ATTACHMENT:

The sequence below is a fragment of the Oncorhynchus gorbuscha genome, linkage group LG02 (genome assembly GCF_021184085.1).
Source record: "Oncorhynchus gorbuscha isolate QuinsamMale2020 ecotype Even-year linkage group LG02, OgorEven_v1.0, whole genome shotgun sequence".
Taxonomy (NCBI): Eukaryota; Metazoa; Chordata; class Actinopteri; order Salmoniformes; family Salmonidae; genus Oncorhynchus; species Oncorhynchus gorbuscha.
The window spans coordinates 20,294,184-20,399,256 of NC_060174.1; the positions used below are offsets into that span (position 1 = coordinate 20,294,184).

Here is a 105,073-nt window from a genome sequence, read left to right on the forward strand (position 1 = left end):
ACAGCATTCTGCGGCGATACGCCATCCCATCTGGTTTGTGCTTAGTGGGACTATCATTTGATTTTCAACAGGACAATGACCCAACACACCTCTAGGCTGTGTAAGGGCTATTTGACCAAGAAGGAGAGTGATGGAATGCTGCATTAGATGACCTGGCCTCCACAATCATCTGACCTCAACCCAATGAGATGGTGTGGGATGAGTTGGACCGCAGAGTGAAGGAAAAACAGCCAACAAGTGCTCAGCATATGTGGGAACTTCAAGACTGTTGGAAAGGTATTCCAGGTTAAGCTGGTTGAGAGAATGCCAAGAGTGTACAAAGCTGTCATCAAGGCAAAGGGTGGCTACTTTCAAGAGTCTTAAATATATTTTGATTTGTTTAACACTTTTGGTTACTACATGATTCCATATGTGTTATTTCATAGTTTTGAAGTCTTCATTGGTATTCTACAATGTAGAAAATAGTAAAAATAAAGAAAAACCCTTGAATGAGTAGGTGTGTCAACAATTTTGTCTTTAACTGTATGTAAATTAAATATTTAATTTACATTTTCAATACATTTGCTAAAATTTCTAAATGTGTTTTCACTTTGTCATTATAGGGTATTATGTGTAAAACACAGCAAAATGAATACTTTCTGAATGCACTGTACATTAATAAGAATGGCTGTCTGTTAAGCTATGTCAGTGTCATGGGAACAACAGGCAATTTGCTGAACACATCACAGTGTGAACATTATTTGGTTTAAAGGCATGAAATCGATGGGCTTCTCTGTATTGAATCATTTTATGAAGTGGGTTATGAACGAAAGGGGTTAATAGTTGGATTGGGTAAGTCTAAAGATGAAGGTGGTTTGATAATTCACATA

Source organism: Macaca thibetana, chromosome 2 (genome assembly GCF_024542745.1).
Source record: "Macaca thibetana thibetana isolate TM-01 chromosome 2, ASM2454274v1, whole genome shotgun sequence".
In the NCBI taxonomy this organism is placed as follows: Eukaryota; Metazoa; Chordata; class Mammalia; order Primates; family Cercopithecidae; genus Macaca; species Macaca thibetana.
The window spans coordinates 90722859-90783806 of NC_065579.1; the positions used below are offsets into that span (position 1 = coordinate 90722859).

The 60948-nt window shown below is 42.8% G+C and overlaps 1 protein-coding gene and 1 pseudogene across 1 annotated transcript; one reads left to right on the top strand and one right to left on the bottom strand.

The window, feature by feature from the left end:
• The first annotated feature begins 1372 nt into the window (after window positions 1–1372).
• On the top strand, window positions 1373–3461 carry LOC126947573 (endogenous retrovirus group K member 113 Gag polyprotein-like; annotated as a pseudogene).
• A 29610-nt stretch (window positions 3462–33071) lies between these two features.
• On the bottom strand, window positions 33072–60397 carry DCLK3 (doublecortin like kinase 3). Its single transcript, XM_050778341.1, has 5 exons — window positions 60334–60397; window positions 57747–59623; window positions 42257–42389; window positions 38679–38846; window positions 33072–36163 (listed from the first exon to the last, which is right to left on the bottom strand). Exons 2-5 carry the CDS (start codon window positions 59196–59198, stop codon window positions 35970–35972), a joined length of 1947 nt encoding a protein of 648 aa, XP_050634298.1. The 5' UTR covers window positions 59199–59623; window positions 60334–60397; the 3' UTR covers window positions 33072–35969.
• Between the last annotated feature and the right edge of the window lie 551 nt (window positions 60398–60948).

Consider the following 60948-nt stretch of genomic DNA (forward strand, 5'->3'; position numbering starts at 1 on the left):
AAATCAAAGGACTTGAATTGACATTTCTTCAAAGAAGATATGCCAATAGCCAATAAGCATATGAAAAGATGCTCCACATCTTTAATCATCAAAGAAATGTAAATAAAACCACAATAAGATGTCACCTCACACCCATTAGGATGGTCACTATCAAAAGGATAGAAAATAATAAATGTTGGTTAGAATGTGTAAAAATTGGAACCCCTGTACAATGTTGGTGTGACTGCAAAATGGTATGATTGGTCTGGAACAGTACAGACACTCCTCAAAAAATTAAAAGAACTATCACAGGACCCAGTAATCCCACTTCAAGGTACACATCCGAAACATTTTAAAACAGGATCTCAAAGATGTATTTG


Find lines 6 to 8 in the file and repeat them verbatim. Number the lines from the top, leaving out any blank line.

ACAGCATTCTGCGGCGATACGCCATCCCATCTGGTTTGTGCTTAGTGGGACTATCATTTGATTTTCAACAGGACAATGACCCAACACACCTCTAGGCTGTGTAAGGGCTATTTGACCAAGAAGGAGAGTGATGGAATGCTGCATTAGATGACCTGGCCTCCACAATCATCTGACCTCAACCCAATGAGATGGTGTGGGATGAGTTGGACCGCAGAGTGAAGGAAAAACAGCCAACAAGTGCTCAGCATATGTGGGAACTTCAAGACTGTTGGAAAGGTATTCCAGGTTAAGCTGGTTGAGAGAATGCCAAGAGTGTACAAAGCTGTCATCAAGGCAAAGGGTGGCTACTTTCAAGAGTCTTAAATATATTTTGATTTGTTTAACACTTTTGGTTACTACATGATTCCATATGTGTTATTTCATAGTTTTGAAGTCTTCATTGGTATTCTACAATGTAGAAAATAGTAAAAATAAAGAAAAACCCTTGAATGAGTAGGTGTGTCAACAATTTTGTCTTTAACTGTATGTAAATTAAATATTTAATTTACATTTTCAATACATTTGCTAAAATTTCTAAATGTGTTTTCACTTTGTCATTATAGGGTATTATGTGTAAAACACAGCAAAATGAATACTTTCTGAATGCACTGTACATTAATAAGAATGGCTGTCTGTTAAGCTATGTCAGTGTCATGGGAACAACAGGCAATTTGCTGAACACATCACAGTGTGAACATTATTTGGTTTAAAGGCATGAAATCGATGGGCTTCTCTGTATTGAATCATTTTATGAAGTGGGTTATGAACGAAAGGGGTTAATAGTTGGATTGGGTAAGTCTAAAGATGAAGGTGGTTTGATAATTCACATA

Source organism: Macaca thibetana, chromosome 2 (genome assembly GCF_024542745.1).
Source record: "Macaca thibetana thibetana isolate TM-01 chromosome 2, ASM2454274v1, whole genome shotgun sequence".